If you think that word of mouth will be enough at the start of your editorial career, think again. I do have a few colleagues who’ve relied, successfully, on that but they’re few and far between, and they have a lot of experience (and clients to spread the word).
Being active puts you in a position where, over time, you acquire choice. Choice is the road to alignment – where what you need to earn, what you want to earn, how much time you have available to work for those earnings, and what the clients who can find you are prepared to pay all come together in a way that works for you and your business.
6. What kind of information is relevant?
It’s always about the client. When you’re creating content, put yourself in your client’s shoes and ask, ‘If I were searching for a proofreader, what would I want to know and what problems might I have?’
Some experts would say that my website has too many words and too many pages, that the portfolio is too cluttered, that there’s too much information below the fold, that my blog titles are too long ...
I do break some of the ‘rules’ of online promotion; I also follow many of them. I’ve tried and tested different ways of doing things and found what works for me. Next year, I might be doing things differently. Nothing’s set in stone.
If you’re struggling to organize your message, ask yourself the following questions. If the content you create answers them, you’re on the right track.
7. But will it be lonely?
If you’re still excited about building a freelance editorial business, then there’s an international community of colleagues waiting to welcome you.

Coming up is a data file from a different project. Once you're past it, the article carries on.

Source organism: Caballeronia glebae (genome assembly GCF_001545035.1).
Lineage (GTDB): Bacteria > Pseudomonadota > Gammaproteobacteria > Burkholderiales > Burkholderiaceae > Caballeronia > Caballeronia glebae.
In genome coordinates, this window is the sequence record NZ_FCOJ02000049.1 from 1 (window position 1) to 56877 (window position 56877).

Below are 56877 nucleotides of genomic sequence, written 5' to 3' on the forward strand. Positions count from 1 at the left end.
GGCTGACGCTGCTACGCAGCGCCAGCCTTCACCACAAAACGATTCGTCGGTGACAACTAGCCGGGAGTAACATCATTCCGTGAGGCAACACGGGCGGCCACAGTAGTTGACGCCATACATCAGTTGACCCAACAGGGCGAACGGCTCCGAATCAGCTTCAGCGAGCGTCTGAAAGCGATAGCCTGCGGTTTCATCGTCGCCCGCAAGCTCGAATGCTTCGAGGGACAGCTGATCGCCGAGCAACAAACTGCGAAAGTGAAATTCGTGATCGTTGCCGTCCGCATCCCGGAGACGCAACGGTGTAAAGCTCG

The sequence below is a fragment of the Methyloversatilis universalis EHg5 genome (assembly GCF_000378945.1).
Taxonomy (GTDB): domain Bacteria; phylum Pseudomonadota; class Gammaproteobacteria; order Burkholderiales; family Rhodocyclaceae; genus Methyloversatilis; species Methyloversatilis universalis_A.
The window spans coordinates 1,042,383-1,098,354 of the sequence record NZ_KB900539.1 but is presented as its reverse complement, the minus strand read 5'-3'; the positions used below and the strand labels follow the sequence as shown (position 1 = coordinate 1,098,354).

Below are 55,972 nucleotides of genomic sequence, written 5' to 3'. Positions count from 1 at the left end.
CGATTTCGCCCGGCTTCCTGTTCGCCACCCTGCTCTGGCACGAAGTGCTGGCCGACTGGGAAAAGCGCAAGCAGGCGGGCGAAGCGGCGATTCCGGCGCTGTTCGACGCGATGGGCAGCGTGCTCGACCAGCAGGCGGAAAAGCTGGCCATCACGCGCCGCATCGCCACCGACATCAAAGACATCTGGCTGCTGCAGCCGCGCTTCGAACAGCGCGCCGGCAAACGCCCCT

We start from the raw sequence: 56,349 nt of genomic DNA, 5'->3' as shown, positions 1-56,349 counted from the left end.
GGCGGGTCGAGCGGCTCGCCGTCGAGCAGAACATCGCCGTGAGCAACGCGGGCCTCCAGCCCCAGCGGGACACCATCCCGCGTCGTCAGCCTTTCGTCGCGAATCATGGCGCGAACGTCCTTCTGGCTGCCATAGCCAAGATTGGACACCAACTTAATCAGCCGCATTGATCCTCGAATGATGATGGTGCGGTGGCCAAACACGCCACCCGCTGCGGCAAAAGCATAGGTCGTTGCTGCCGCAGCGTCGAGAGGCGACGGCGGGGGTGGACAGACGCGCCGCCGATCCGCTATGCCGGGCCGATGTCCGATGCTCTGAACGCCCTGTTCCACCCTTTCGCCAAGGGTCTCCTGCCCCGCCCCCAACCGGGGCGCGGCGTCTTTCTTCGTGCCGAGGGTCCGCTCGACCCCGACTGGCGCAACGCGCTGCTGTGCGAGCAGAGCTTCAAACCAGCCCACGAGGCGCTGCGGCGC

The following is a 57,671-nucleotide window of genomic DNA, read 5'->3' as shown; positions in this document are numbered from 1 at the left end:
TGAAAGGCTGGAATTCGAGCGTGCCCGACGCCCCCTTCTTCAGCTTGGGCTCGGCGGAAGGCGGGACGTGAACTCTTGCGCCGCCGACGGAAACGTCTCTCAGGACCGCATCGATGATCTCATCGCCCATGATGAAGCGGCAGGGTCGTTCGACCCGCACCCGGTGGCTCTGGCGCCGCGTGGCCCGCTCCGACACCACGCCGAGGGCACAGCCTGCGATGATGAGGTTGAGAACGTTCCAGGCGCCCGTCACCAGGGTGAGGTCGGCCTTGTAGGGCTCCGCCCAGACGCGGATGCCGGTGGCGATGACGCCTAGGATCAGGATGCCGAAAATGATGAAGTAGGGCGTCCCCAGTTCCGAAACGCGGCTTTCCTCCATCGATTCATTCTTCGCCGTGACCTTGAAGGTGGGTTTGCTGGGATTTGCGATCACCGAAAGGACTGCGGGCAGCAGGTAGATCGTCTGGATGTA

Thirty years ago, freelancing could be a lonely business. In 2017, independent proofreaders and copy-editors chat, ask for advice, share knowledge and expertise, and learn … together. Facebook, Twitter, LinkedIn and editorial-society forums provide just some of the online spaces that editorial pros use to connect with each other.
We work solo but the digital watercooler has never been busier. See you there!
Your problems solved
New editors and proofreaders: Need help growing your business? Email me your question and I’ll devote an entire post to answering it. If you’d rather keep your identity private, that’s fine with me.
Louise Harnby is a professional proofreader and copyeditor. She curates The Proofreader's Parlour and is the author of several books on business planning and marketing for editors and proofreaders.
Visit her business website at Louise Harnby | Proofreader, say hello on Twitter at @LouiseHarnby, or connect via Facebook and LinkedIn.
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Author Member of The Alliance of Independent Authors (ALLi). I abide by its Code of Standards in regard to my status as an independent writer.
Advanced Professional Member of the Society for Editors and Proofreaders (SfEP). I'm a signatory to its code of practice as a professional editor.
Featured in The Book Designer's Carnival of the Indies: Joel Friedlander's collection of 'outstanding articles recently posted to blogs'.
Winner of the Judith Butcher Award 2017 in respect of 'highly visible contributions to the SfEP and its membership'.